dont use a tone, use music your hardest hitting song. You are listening to music not test tones. Test tones are only valid if you actually analyzed the recording levels of each song in your music library and you generate a test tone that matches the recording level, not some random ass 0 db test tone you find online that will literally just give you a super innacurate setting.

Power acoustik has pretty poor quality control so the actual power output of each amp can vary. Just a thought.

Since you are using a stock head unit, you are using an LOC right? raise the level adjustments on that a lot higher and lower your gains then restart the tuning process.

See if you can find a little piezo, wire that up with your sub at the same time, The impedance is so high it wont really affect the sub the buzz noise would be clipping. very fast easy method.
Ahhh i got you. Ill try with hard hitting music tonight. Ill look into piezo also
 

Greg B

CarAudio.com Enthusiast
Jun 30, 2020
28
4
Maryland
dont use a tone, use music your hardest hitting song. You are listening to music not test tones. Test tones are only valid if you actually analyzed the recording levels of each song in your music library and you generate a test tone that matches the recording level, not some random ass 0 db test tone you find online that will literally just give you a super innacurate setting.

Power acoustik has pretty poor quality control so the actual power output of each amp can vary. Just a thought.

Since you are using a stock head unit, you are using an LOC right? raise the level adjustments on that a lot higher and lower your gains then restart the tuning process.

See if you can find a little piezo, wire that up with your sub at the same time, The impedance is so high it wont really affect the sub the buzz noise would be clipping. very fast easy method.
Does the sub have to be wired up for the piezo method? I’ve done it both ways on different amp. The one where I just had the tweeter attached (the same one as the op) didn’t buzz until nearly full gain and over 40v. I did my alpine mrv with the sub on and it buzzed really early, the voltage was something like 12v which would be below rated power.
 

Jeffdachef

Gunz That Turn on Nunz
Feb 5, 2013
18,079
625
South Coast Metro, CA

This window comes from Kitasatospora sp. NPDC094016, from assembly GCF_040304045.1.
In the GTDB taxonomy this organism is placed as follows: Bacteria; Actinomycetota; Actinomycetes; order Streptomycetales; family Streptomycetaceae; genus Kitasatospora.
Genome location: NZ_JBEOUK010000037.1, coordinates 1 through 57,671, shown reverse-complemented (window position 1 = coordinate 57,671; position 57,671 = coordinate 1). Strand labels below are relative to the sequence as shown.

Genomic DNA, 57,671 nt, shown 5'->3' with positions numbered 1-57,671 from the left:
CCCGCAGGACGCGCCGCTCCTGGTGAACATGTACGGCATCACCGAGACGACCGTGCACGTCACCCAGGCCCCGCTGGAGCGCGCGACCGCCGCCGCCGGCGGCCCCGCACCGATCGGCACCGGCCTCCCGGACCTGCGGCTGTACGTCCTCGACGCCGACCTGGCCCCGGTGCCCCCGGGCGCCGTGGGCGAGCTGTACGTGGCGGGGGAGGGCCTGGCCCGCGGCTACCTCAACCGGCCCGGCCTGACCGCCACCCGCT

Does the sub have to be wired up for the piezo method? I’ve done it both ways on different amp. The one where I just had the tweeter attached (the same one as the op) didn’t buzz until nearly full gain and over 40v. I did my alpine mrv with the sub on and it buzzed really early, the voltage was something like 12v which would be below rated power.
yes because a different load is presented to the amp when a sub is connected. The full gain and low gain is because all amps have different levels of sensitivity in the potentiometer. Your head unit outputs a signal, the gain is to match that signal however how much the amp has to go up is different with each amp. some amps go have gain from 9 volt to .2 volts which need a **** ton of gain before you get proper signal while others are 5 volts to .2 which need very little gain to get to proper voltage. Its all different.

for your amp that needs to go up really high, you'd need to raise the sub level and raise the head unit volume up really high because you are most likely not getting enough pre-out voltage from the head unit.
 

Greg B

CarAudio.com Enthusiast
Jun 30, 2020
28
4
Maryland
Thanks jeffdachef load is what I was wondering about. Somehow when I first clicked the link it skipped to the video that’s suggested after that one. The one in the link only has the tweeter hooked up though. I’ve been meaning to check the voltage at my rca’s. I tested both with the same setup so I was surprised by the discrepancy. The pa amp goes from 6-.2 and I think the alpine was 4-.2.
I didn’t care much with the various big box store subs I’ve always used but I have an ssa demon on the way and want to make sure it’s seeing clean power.